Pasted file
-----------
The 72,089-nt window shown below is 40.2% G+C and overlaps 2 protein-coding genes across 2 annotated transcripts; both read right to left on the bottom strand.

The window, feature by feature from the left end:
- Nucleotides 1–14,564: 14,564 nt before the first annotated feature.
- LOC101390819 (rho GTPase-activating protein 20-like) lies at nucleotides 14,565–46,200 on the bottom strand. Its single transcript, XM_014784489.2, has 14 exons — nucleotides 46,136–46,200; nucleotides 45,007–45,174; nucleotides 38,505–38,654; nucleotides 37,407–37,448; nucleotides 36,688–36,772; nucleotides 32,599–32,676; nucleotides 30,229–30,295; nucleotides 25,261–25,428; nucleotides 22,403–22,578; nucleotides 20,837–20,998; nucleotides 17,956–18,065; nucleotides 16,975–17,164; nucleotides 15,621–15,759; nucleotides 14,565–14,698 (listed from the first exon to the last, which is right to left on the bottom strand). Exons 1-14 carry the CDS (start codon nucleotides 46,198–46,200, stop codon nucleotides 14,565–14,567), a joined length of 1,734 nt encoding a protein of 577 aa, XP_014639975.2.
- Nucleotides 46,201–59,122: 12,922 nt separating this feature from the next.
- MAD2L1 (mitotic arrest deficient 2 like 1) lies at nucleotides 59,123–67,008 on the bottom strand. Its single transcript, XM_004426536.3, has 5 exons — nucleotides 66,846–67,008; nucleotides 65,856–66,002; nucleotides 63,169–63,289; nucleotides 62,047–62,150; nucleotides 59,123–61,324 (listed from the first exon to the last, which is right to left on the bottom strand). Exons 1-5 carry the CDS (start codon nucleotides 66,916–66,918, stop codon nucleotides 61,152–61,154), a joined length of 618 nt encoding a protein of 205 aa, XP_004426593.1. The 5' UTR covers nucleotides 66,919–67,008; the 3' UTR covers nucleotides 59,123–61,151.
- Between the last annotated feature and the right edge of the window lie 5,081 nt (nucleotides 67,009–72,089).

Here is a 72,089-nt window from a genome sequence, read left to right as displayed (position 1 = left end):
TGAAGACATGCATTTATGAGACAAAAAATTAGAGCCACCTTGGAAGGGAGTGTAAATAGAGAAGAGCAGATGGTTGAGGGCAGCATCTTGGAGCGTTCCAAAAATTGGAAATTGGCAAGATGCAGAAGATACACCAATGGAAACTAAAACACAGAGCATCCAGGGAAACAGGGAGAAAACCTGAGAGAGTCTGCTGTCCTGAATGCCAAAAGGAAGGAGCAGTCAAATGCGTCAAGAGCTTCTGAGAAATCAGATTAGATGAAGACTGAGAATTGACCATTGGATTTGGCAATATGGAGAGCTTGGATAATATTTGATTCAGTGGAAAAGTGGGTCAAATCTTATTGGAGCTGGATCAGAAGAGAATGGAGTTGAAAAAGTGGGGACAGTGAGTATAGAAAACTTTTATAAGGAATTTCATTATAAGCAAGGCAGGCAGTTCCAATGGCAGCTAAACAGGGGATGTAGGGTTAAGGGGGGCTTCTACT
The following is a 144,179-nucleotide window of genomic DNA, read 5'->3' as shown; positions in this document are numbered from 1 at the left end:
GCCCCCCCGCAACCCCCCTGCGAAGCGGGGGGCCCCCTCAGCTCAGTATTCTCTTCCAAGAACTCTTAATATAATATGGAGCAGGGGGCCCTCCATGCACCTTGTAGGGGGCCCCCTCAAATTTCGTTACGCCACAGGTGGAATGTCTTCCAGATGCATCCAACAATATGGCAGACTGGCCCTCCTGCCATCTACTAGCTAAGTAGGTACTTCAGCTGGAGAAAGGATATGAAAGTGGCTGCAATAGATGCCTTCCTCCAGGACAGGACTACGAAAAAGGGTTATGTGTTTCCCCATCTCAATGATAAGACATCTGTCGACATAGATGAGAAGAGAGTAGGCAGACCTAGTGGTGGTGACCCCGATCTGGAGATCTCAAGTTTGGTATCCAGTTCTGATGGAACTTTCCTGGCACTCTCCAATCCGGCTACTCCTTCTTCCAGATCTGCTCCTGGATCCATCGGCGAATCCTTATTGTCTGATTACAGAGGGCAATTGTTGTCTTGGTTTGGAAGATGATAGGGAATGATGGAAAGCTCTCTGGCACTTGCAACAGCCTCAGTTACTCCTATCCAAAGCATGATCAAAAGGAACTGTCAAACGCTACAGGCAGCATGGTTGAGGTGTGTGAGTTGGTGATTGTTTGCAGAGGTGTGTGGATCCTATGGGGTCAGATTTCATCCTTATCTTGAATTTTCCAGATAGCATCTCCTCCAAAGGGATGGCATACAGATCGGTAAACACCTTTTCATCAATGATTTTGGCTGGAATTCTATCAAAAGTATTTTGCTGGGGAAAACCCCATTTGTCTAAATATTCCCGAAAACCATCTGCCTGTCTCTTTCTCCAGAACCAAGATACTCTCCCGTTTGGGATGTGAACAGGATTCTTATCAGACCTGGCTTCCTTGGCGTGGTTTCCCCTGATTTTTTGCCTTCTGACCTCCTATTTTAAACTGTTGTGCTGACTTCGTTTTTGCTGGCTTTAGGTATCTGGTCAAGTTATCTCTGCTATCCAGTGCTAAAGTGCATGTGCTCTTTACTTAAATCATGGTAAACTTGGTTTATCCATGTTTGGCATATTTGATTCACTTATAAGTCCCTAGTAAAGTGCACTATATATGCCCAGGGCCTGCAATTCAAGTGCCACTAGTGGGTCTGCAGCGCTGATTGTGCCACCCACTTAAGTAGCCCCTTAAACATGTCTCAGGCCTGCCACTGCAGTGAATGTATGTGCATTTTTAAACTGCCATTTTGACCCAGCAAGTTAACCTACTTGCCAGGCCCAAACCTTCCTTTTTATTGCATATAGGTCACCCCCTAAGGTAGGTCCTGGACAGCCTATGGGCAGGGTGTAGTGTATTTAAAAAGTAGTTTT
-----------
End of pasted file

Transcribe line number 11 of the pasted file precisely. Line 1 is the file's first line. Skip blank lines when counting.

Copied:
GCCCCCCCGCAACCCCCCTGCGAAGCGGGGGGCCCCCTCAGCTCAGTATTCTCTTCCAAGAACTCTTAATATAATATGGAGCAGGGGGCCCTCCATGCACCTTGTAGGGGGCCCCCTCAAATTTCGTTACGCCACAGGTGGAATGTCTTCCAGATGCATCCAACAATATGGCAGACTGGCCCTCCTGCCATCTACTAGCTAAGTAGGTACTTCAGCTGGAGAAAGGATATGAAAGTGGCTGCAATAGATGCCTTCCTCCAGGACAGGACTACGAAAAAGGGTTATGTGTTTCCCCATCTCAATGATAAGACATCTGTCGACATAGATGAGAAGAGAGTAGGCAGACCTAGTGGTGGTGACCCCGATCTGGAGATCTCAAGTTTGGTATCCAGTTCTGATGGAACTTTCCTGGCACTCTCCAATCCGGCTACTCCTTCTTCCAGATCTGCTCCTGGATCCATCGGCGAATCCTTATTGTCTGATTACAGAGGGCAATTGTTGTCTTGGTTTGGAAGATGATAGGGAATGATGGAAAGCTCTCTGGCACTTGCAACAGCCTCAGTTACTCCTATCCAAAGCATGATCAAAAGGAACTGTCAAACGCTACAGGCAGCATGGTTGAGGTGTGTGAGTTGGTGATTGTTTGCAGAGGTGTGTGGATCCTATGGGGTCAGATTTCATCCTTATCTTGAATTTTCCAGATAGCATCTCCTCCAAAGGGATGGCATACAGATCGGTAAACACCTTTTCATCAATGATTTTGGCTGGAATTCTATCAAAAGTATTTTGCTGGGGAAAACCCCATTTGTCTAAATATTCCCGAAAACCATCTGCCTGTCTCTTTCTCCAGAACCAAGATACTCTCCCGTTTGGGATGTGAACAGGATTCTTATCAGACCTGGCTTCCTTGGCGTGGTTTCCCCTGATTTTTTGCCTTCTGACCTCCTATTTTAAACTGTTGTGCTGACTTCGTTTTTGCTGGCTTTAGGTATCTGGTCAAGTTATCTCTGCTATCCAGTGCTAAAGTGCATGTGCTCTTTACTTAAATCATGGTAAACTTGGTTTATCCATGTTTGGCATATTTGATTCACTTATAAGTCCCTAGTAAAGTGCACTATATATGCCCAGGGCCTGCAATTCAAGTGCCACTAGTGGGTCTGCAGCGCTGATTGTGCCACCCACTTAAGTAGCCCCTTAAACATGTCTCAGGCCTGCCACTGCAGTGAATGTATGTGCATTTTTAAACTGCCATTTTGACCCAGCAAGTTAACCTACTTGCCAGGCCCAAACCTTCCTTTTTATTGCATATAGGTCACCCCCTAAGGTAGGTCCTGGACAGCCTATGGGCAGGGTGTAGTGTATTTAAAAAGTAGTTTT